Blessed Matrona of Moscow

English Language Study for Russian Orthodox Learners

Blessed Matrona of Moscow
(April 19/May 2)
(†1952)

Blessed Matrona of MoscowGod is our refuge and strength, a very present help in trouble.  Psalms 45:1

God in His infinite mercy sends His saints to the world to pour out His blessings.  Thus He sent His servant, Blessed Matrona of Moscow, to help the weak and sick in times of great spiritual darkness.

Blessed Matrona was born in 1885 to a poor peasant family in the village of Sebino in the Tula Region.  At a young age, God gave her spiritual vision and the gift of healing.  Without education and blind from birth, everything was revealed to Matrona.  She foretold the great suffering that lie ahead for Russia.  She saw into each person’s heart and inner most thoughts in order to help them.  Her prayers healed many people with physical and spiritual afflictions.

Matrona lost the use of her legs at age 17.  Accepting it as God’s will, she never complained of her condition but considered herself the happiest person.  A constant stream of visitors from near and far found their way to Matrona’s house in the village.  Her wise guidance put many on the path of righteousness.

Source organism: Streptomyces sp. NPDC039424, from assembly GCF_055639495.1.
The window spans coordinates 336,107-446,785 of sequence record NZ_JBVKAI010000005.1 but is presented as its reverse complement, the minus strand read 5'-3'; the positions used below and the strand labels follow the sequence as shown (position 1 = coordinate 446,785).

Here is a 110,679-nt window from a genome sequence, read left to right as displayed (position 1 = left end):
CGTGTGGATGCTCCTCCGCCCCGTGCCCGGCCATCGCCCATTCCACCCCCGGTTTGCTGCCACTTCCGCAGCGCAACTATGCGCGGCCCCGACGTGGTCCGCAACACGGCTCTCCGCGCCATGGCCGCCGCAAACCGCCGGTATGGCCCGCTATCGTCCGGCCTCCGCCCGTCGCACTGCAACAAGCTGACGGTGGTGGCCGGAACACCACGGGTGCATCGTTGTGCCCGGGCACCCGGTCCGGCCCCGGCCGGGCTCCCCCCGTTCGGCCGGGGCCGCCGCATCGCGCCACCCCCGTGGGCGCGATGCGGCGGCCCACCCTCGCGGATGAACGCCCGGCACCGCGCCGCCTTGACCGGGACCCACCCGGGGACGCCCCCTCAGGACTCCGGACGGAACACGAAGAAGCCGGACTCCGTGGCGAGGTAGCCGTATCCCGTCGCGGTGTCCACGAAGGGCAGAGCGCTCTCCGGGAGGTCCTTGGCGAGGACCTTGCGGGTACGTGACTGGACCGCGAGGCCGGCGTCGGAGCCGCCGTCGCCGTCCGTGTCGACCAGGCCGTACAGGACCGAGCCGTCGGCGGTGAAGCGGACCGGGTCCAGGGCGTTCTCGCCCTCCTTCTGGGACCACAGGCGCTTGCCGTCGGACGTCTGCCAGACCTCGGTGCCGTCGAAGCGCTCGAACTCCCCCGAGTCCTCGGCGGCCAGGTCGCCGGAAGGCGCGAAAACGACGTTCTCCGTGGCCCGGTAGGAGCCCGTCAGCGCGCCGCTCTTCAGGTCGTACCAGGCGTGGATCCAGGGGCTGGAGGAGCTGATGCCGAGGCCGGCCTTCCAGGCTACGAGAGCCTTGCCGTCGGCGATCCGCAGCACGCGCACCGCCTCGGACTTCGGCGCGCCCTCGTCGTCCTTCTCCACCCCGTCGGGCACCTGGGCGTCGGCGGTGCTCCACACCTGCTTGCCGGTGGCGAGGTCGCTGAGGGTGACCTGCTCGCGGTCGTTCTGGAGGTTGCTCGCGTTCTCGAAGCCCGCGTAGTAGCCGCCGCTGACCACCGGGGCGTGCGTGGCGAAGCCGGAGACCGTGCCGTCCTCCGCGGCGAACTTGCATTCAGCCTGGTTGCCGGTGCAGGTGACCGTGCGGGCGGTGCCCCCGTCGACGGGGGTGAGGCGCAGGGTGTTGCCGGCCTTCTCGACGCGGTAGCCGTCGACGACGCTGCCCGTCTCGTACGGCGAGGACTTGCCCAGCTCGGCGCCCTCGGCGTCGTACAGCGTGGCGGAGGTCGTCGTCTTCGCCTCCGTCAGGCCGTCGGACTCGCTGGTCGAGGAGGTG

In 1925 Matrona settled in Moscow where she lived for the rest of her life.  Eating very little, she spent her nights in prayer and her days attending to the sick and troubled.  As many as forty people a day came to her for help.

Matrona had to move constantly from one apartment to another to avoid arrest.  She always knew in advance when the police would come.  The Soviet authorities were powerless against a blind, disabled woman supported by the power and grace of God.

During World War II, Matrona told of the fate of relatives on the Front.  Some people were reassured that their loved ones were alive; others were comforted and advised to prepare for funeral services.  All were instructed to follow the teachings in the Scriptures, marry in the Church, and take Confession and Communion.  

People from all walks of life came to Matrona:  common people, peasants, intelligentsia and military.  Matrona never took credit for the healing or help that others received.  She always claimed that God was working through her.

Having foretold the day of her death, Blessed Matrona of Moscow reposed on May 2, 1952.  The Orthodox Church remembers her on this day (new calendar).